Judge v. Justices

Just as you can’t judge a book by its cover, it is not always easy to determine a person’s mathematical background based on his or her occupation. Sure, a burger flipper at McDonald’s may not look like the next Einstein, but how can you be sure she’s not just working a summer job to afford university? Conversely, just because someone is highly educated doesn’t mean he knows the difference between a prime and a composite number (although I’d argue that it should). Case in point: Supreme Court justices may or may not know the meaning of the word orthogonal. Here’s a snippet from the oral arguments in the case of Briscoe v. Virginia (courtesy of blog The Volokh Conspiracy):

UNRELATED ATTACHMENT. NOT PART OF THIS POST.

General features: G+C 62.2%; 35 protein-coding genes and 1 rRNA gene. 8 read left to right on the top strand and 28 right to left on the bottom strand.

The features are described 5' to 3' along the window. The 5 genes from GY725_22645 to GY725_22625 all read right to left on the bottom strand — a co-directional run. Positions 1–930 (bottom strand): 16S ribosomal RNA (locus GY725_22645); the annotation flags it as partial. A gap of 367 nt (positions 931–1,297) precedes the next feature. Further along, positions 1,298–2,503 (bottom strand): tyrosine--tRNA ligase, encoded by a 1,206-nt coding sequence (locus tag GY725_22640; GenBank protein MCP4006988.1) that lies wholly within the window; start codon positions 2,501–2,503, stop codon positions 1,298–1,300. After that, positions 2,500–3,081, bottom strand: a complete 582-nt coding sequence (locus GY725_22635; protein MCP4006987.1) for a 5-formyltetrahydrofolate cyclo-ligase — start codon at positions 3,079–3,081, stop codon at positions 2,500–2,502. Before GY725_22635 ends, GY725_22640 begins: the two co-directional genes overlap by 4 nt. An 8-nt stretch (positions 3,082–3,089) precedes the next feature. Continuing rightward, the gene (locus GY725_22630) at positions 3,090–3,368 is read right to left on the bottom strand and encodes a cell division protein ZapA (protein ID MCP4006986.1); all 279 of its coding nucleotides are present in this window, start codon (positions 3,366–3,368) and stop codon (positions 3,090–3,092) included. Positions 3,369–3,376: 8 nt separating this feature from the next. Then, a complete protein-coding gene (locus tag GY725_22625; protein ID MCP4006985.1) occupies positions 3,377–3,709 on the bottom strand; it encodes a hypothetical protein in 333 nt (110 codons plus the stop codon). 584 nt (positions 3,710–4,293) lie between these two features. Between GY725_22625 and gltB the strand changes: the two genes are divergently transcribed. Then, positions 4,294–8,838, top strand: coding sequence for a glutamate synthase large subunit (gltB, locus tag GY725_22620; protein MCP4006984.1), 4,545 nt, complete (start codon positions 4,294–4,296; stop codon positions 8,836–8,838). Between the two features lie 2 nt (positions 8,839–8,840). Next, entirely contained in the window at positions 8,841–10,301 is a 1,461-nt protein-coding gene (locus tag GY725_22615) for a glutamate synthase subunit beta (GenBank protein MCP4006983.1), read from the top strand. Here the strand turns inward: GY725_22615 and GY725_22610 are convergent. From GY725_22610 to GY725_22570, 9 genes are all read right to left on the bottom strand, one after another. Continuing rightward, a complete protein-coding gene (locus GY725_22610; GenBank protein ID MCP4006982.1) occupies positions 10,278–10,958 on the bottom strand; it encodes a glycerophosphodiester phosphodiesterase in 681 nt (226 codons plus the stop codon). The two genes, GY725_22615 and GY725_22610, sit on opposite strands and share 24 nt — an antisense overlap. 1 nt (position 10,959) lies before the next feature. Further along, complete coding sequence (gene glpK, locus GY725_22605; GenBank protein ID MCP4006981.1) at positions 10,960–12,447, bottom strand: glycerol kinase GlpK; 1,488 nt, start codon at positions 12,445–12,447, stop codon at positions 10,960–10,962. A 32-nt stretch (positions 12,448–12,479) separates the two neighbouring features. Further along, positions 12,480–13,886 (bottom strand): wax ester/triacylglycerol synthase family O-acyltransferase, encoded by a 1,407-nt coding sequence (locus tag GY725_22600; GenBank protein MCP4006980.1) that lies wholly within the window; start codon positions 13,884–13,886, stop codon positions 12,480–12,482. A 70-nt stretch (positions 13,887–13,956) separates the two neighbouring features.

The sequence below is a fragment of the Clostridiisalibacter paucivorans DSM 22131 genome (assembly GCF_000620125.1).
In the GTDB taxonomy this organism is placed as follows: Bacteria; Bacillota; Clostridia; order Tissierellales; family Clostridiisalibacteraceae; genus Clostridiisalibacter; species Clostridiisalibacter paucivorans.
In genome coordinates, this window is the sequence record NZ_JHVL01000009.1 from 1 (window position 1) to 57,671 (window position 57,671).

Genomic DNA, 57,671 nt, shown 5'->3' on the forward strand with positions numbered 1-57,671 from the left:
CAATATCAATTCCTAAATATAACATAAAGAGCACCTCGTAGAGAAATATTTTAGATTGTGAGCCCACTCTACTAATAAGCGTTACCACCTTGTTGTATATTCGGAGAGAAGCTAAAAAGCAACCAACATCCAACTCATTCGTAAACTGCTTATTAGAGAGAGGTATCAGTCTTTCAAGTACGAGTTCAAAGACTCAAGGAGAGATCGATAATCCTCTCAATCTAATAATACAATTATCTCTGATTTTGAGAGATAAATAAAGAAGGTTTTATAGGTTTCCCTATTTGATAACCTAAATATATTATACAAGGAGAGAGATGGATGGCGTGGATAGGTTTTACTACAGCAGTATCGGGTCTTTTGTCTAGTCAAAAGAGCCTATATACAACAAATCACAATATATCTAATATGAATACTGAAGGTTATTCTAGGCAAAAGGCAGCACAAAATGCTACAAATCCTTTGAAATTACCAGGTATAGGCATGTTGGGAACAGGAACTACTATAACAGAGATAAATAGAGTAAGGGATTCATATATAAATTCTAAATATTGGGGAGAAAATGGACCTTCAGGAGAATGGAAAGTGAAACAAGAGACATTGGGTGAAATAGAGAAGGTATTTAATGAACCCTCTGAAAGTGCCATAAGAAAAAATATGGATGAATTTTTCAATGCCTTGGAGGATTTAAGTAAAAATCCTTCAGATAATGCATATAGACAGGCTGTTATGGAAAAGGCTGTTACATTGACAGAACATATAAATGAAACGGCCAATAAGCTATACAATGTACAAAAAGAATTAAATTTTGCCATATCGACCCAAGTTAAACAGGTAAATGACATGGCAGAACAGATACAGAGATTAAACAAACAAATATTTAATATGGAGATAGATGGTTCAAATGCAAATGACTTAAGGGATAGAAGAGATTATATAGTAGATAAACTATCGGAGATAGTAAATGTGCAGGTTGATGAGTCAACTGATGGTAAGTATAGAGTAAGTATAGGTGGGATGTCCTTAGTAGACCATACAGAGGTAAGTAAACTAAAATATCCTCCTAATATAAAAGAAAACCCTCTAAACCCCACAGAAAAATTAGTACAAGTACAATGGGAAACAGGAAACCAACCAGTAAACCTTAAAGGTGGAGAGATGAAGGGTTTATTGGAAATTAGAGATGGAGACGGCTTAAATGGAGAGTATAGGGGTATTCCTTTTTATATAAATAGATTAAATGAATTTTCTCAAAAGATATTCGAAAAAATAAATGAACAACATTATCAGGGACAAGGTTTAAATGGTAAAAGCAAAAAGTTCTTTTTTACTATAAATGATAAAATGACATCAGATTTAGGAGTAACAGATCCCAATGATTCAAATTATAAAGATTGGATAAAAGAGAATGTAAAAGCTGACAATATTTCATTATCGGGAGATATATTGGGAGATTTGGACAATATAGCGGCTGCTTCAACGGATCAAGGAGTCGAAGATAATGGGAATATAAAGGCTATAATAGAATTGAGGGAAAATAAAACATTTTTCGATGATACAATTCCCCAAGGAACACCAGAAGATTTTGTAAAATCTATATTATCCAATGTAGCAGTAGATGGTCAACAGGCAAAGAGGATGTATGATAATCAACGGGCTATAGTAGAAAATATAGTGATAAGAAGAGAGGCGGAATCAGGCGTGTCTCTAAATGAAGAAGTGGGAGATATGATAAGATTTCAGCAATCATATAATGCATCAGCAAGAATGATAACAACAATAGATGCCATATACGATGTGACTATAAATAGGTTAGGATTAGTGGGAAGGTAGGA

MR. FRIEDMAN: I think that issue is entirely orthogonal to the issue here because the Commonwealth is acknowledging – CHIEF JUSTICE ROBERTS: I’m sorry. Entirely what? MR. FRIEDMAN: Orthogonal. Right angle. . . . → Read More: Judge v. Justices

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